A pack of cigarettes now costs more than £13 after the Chancellor decided to increase tobacco tax.

The most expensive 20-pack jumped by 88p to £13.60 while the cheapest pack rose by 63p to £9.73. 

People have taken to Twitter in frustration, with one calling it ‘ridiculous’.

The most expensive 20-pack jumped by 88p to £13.60 while the cheapest pack rose by 63p to £9.73

Others noted that the price of cigarettes was increasing while taxes on certain alcoholic drinks like prosecco or cider were being lowered. 

Another wrote, “So the price of cigarettes is increasing again. Let’s not pretend it’s about health. The fact is that even after considering how much the NHS spends on smoking-related illness and disease, the UK government makes almost 15 billion pounds every year’.

Amanda Wardlaw tweeted, “Have no idea at all what the price of my fags is and I don’t look forward to finding it out.” 

A 20 pack of cigarettes now costs more than £13 after the Chancellor decided to increase tobacco tax

A 20 pack of cigarettes now costs more than £13 after the Chancellor decided to increase tobacco tax

Hand-rolling tobacco will increase by RPI plus 6 per cent meaning a 30g bag will now cost over £9.02

Hand-rolling tobacco will increase by RPI plus 6 per cent meaning a 30g bag will now cost over £9.02

People have taken to Twitter to voice their frustration, with one user branding the higher cost 'as ridiculous'

People took to Twitter in frustration, with one user branding higher costs ‘as absurd’

The Retail Price Index, which measures inflation plus 2 percentage points, will raise the duty rates for all tobacco products, Chancellor Rishi Unak announced.  

The RPI plus 6 percent meaning will see hand-rolling tobacco increase a 30g bag will now cost over £9.02.

RPI plus 3 percent will increase the minimum excise tax. The changes were made at 6 p.m. last night.

Ministers hope the move will reduce smoking.

Pints will continue to get more expensive: Pub bosses warn that the Chancellor’s 5% beer duty cut will only ‘take off’ 30p increase in price as industry is squeezed due to supply chain crisis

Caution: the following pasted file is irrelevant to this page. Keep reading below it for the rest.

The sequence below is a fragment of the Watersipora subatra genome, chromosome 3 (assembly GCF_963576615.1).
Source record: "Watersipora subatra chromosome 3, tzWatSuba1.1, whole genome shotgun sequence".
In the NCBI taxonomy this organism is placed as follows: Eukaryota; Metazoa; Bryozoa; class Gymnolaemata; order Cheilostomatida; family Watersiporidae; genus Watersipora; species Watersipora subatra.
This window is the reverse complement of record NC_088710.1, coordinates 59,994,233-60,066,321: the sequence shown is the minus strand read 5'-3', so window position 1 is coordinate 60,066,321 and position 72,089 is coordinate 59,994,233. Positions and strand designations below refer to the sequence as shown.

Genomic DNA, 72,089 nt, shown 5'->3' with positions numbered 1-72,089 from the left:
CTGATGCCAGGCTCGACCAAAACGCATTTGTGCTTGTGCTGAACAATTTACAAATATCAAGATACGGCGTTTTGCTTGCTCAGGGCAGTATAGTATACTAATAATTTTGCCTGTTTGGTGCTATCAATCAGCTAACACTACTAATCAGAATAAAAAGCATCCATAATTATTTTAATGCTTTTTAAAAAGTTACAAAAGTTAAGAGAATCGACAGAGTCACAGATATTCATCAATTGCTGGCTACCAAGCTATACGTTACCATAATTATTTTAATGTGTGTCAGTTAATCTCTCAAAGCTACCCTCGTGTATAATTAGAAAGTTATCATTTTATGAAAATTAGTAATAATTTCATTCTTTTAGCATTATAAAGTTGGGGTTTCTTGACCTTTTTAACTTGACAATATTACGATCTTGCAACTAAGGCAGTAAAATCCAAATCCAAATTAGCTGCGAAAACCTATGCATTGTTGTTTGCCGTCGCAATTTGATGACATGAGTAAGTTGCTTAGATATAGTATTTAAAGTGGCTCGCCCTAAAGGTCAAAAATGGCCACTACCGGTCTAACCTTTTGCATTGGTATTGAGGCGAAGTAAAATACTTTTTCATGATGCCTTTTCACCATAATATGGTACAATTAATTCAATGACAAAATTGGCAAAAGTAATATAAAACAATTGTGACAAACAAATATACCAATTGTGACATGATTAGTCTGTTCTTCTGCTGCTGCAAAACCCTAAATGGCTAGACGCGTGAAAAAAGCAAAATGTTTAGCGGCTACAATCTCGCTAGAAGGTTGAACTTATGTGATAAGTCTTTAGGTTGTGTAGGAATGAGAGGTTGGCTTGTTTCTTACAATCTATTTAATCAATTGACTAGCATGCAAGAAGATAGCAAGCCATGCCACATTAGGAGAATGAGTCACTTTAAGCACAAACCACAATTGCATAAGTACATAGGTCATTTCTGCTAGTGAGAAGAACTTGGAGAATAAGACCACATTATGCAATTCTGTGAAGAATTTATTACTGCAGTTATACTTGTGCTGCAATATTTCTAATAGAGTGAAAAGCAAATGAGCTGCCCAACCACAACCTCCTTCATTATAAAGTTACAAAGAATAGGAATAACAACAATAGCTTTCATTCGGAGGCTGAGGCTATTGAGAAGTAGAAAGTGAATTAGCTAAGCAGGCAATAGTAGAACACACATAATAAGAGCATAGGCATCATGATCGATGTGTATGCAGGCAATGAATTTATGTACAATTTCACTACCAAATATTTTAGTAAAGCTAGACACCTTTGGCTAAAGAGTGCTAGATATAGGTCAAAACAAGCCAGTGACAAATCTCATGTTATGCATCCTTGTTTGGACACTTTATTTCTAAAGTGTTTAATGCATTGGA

• Shepherd Neame CEO Jonathan Neame stated that his firm would accept a 3p-a–pint duty reduction on wholesale sales
  • But he stated that pubs are facing pint inflation of 25-30p and that it will only ‘take the cake off’.
  • Rishi Sunak also announced that a planned increase in the duty on spirits and wine, cider, and beer would be cancelled 

By Rory Tingle, Home Affairs Correspondent, and Jack Maidment (Deputy Political Editor, MailOnline). 

Pints will remain more expensive even after the Chancellor cut its five per cent beer duty. A pub boss warned that this would only ‘take out’ a 30-p-per-pint price hike due to rising inflation. 

Shepherd Neame’s chief executive Jonathan Neame said that the company would pass on the 3p a pint duty cut on kegs it wholesales to landlords, but that drinkers are unlikely see the benefits. 

Pubs are already being hit by rising gas prices, supply chain pressures, and a shortage of bar staff and drivers. More than eight out of ten have raised prices or plan to do so soon. 

Today’s anger was also expressed over the fact that the duty cut will only apply to 40l kegs and not the 30l used by craft breweries. Campaigners are worried that big brewers will take advantage of the savings and not pass them on as pubs.  

MailOnline reached out to five of Britain’s largest pub chains today to find out if they would pass on the beer duty reduction. 

In his Budget, Rishi Sunak also said a planned increase to the duty on lower-strength spirits, wine, cider and beer will be cancelled while the ‘irrational’ 28% duty on fruit ciders premium sparkling wines like prosecco will be cut.